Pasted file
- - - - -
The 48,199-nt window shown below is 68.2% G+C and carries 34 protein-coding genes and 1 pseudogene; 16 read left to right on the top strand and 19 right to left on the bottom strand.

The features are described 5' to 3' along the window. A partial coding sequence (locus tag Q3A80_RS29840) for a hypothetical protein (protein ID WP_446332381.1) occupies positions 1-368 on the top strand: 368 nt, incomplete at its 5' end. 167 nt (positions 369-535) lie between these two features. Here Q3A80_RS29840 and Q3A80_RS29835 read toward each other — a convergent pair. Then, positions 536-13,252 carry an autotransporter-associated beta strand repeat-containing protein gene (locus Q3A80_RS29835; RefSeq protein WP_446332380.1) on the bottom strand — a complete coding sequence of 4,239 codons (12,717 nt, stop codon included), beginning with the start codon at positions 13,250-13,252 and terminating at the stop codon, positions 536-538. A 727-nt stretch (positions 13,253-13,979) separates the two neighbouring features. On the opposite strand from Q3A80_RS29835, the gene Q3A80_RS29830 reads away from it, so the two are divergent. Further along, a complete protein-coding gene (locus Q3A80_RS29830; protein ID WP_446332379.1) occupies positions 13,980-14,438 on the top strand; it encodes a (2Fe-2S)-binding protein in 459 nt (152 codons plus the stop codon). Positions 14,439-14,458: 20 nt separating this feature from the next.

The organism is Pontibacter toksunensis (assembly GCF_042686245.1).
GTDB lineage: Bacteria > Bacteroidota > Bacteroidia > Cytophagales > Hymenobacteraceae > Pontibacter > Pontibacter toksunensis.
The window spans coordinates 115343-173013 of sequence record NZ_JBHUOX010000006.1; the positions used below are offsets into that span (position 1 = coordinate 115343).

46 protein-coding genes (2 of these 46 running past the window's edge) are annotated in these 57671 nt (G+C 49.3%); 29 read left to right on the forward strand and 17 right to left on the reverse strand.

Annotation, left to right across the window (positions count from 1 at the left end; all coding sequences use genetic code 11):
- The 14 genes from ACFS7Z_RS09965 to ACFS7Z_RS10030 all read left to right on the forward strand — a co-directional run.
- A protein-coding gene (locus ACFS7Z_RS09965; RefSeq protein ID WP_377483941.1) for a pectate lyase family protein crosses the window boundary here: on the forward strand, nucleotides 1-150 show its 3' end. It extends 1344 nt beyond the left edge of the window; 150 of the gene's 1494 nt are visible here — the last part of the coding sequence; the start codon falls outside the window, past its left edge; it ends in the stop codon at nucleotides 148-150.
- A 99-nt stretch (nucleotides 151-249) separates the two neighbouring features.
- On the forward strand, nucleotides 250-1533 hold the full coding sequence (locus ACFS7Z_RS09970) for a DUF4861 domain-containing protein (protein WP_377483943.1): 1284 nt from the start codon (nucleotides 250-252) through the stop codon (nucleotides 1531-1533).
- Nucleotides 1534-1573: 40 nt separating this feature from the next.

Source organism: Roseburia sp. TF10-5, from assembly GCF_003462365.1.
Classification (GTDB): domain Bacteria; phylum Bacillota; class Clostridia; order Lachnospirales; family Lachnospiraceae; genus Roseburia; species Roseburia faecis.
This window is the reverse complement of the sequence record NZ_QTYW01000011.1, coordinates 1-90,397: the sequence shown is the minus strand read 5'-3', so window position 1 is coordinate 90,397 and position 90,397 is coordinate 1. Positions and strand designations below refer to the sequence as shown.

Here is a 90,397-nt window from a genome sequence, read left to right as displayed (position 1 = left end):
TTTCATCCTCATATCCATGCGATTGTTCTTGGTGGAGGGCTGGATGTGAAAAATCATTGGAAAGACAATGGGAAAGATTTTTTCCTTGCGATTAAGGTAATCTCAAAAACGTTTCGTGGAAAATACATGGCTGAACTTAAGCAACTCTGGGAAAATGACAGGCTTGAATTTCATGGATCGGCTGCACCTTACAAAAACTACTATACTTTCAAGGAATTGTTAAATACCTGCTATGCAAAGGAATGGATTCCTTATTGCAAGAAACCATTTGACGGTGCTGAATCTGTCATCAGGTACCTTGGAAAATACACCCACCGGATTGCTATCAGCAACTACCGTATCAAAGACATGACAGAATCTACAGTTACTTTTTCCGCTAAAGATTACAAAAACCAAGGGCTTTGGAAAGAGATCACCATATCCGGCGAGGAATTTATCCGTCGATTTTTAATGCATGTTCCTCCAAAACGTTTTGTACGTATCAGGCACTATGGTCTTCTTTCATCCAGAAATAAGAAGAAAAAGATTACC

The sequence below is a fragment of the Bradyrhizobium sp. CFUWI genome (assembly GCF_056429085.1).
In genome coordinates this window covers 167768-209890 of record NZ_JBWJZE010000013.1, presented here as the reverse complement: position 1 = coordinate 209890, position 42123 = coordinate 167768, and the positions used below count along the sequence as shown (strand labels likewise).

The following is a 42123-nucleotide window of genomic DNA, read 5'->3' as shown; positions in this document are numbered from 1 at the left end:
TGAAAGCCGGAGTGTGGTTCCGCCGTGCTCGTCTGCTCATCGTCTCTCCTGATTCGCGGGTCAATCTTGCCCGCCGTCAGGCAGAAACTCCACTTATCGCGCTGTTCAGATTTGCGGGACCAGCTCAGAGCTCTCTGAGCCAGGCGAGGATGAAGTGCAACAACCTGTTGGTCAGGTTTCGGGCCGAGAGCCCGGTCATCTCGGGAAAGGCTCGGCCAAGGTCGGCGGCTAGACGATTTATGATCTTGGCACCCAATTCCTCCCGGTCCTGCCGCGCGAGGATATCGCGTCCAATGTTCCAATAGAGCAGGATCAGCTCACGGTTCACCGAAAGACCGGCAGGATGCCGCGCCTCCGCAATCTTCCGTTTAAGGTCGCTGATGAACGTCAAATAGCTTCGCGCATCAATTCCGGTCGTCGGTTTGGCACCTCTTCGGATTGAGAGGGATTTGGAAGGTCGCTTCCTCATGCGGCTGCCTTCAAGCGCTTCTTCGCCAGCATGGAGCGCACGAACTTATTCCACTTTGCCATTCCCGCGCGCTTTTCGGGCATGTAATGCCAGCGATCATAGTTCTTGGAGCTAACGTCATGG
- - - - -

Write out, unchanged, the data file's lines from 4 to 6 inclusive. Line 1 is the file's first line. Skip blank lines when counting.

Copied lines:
GTDB lineage: Bacteria > Bacteroidota > Bacteroidia > Cytophagales > Hymenobacteraceae > Pontibacter > Pontibacter toksunensis.
The window spans coordinates 115343-173013 of sequence record NZ_JBHUOX010000006.1; the positions used below are offsets into that span (position 1 = coordinate 115343).

46 protein-coding genes (2 of these 46 running past the window's edge) are annotated in these 57671 nt (G+C 49.3%); 29 read left to right on the forward strand and 17 right to left on the reverse strand.